Friday, October 31, 2008


I want to know how God created this world. I am not interested in this or that phenomenon, in the spectrum of this or that element. I want to know his thoughts. The rest are details.

- Albert Einstein

Celeritas is a Latin word meaning swiftness. It is appropriately linked in science to the speed of light, and is often abbreviated with a simple "c" signaling a speed of 671 million miles per hour.

I have thought a lot about light recently. From the perspective of a scientist, the speed of light is highly unusual because it is so absolute. The speed of ordinary objects depends on the frame of reference in which the speed is measured. But light is weird. Its speed does not depend on its frame of reference which results in a really odd conclusion - two things that we often think of as constants - time and space - are actually not constants at all. What is constant is the speed of light. And if the speed of light is constant, it is not possible for either time or space to be absolute.

But perhaps even odder yet, especially to a chemist, is the idea that matter, often thought to be conserved in any change, is actually not conserved; and that energy, also often thought to be conserved in any change, is actually not conserved. Because, according to Einstein, matter is just a condensed form of energy. Matter is not absolute, energy is not absolute. But guess what? The ratio of the energy change to the mass change in a given process is equal to an absolute - yes, the speed of light squared.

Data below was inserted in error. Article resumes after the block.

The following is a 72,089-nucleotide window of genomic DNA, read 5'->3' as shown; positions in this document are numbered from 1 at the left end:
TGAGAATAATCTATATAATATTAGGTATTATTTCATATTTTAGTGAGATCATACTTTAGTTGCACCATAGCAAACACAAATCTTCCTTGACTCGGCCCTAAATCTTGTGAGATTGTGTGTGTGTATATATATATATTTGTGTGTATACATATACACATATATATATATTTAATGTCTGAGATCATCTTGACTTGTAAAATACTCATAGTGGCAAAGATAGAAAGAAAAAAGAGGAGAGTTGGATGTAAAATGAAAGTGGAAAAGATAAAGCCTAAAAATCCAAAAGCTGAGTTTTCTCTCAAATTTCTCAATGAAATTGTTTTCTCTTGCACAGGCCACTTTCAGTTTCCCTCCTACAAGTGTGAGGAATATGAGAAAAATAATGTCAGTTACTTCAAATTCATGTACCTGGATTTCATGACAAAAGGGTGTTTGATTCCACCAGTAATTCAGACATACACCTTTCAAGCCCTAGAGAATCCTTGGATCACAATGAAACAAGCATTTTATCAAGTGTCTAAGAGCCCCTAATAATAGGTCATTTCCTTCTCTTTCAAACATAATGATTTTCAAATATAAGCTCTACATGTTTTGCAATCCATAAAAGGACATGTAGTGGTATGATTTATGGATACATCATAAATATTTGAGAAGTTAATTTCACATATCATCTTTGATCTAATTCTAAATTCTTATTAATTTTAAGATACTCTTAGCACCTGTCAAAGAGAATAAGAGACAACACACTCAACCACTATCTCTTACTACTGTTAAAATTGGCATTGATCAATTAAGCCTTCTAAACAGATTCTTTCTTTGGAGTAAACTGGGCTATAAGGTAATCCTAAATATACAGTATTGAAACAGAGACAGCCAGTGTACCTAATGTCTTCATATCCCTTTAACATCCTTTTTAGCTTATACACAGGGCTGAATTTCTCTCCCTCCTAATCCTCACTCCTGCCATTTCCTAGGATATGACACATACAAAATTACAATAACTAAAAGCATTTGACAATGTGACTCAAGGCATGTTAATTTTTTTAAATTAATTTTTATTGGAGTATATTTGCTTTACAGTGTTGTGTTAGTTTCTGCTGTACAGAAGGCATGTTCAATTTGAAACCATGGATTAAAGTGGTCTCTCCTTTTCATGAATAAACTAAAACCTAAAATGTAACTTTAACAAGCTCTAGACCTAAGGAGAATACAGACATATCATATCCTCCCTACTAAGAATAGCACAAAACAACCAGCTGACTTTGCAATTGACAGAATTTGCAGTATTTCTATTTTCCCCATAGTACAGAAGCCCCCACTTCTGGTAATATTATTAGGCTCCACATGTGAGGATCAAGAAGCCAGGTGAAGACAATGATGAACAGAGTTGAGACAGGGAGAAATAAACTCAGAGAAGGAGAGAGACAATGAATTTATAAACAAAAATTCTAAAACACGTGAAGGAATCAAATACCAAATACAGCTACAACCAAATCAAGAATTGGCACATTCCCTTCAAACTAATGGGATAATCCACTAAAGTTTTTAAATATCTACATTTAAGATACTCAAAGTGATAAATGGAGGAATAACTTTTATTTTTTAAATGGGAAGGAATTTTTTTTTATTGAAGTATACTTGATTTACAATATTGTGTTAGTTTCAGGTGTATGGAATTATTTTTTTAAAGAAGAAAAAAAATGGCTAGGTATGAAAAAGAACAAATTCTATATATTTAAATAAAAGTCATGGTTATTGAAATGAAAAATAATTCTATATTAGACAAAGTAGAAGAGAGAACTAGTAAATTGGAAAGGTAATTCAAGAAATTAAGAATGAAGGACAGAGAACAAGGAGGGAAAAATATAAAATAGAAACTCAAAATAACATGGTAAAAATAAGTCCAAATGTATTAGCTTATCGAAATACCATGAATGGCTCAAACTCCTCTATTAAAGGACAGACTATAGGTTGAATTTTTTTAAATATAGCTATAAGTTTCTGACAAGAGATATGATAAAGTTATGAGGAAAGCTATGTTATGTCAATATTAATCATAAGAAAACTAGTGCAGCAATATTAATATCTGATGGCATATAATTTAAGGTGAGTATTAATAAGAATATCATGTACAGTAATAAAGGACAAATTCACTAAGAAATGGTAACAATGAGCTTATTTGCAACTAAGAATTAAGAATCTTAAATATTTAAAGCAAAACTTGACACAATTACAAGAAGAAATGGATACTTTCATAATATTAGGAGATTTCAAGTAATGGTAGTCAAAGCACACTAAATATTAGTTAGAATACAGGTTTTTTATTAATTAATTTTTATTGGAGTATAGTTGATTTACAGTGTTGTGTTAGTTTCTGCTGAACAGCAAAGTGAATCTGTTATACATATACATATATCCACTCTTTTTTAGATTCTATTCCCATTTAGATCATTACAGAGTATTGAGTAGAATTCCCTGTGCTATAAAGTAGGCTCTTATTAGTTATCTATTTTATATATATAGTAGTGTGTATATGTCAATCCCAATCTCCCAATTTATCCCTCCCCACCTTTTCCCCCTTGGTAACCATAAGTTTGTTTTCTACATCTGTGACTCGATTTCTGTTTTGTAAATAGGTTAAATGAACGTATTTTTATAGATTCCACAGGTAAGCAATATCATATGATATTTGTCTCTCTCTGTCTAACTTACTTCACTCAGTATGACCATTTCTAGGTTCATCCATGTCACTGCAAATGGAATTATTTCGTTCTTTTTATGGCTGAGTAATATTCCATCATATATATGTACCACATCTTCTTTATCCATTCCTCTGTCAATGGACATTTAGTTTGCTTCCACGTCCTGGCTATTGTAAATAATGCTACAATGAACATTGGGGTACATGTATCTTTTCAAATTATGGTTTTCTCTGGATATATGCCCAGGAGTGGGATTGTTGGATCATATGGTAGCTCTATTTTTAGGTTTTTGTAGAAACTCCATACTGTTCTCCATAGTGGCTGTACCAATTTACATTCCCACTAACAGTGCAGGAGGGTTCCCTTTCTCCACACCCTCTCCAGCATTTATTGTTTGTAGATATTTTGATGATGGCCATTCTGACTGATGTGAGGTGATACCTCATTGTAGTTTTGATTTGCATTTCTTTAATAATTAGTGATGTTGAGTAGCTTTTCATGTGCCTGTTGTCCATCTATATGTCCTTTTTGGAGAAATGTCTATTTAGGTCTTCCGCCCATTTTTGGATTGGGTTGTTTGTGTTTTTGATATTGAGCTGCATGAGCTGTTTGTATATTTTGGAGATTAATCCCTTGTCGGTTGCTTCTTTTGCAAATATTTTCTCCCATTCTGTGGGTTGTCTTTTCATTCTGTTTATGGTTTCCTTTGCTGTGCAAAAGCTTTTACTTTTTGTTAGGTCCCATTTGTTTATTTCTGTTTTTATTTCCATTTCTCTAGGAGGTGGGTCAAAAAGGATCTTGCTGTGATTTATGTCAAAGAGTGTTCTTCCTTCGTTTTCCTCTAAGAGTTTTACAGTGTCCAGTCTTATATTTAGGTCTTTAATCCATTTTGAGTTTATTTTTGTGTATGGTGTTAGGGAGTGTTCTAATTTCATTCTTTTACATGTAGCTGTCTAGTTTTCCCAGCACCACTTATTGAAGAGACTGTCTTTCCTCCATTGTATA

How weird is that? Matter, time, space and energy, the four dimensions that literally box in our existence, are not absolutes.

But what is absolute?

Celeritas. Light.

I am fascinated by this, because as a child I could never understand why God made light on the first day of creation (Genesis 1:3). My young mind thought it would make sense to make a sun first and then make light. Who would imagine writing a creation story where the sun was made after light existed?

This would be crazy talk for a narrator of creation.

Unless that narrator of creation was the Creator God, who knew, long before we did, that light was more absolute than the sun, more absolute than the earth, more absolute than space or even time!

I certainly cannot completely search the mind of God, but I do take great pleasure in the beautiful consistencies of his ways.

(And, parenthetically, how truly awesome is it that God Himself came in human flesh as the true light that gives light to every man (John 1:9)? Interestingly, Jesus, the alpha and the omega, the beginning and the end, is beyond time, just like light always is.)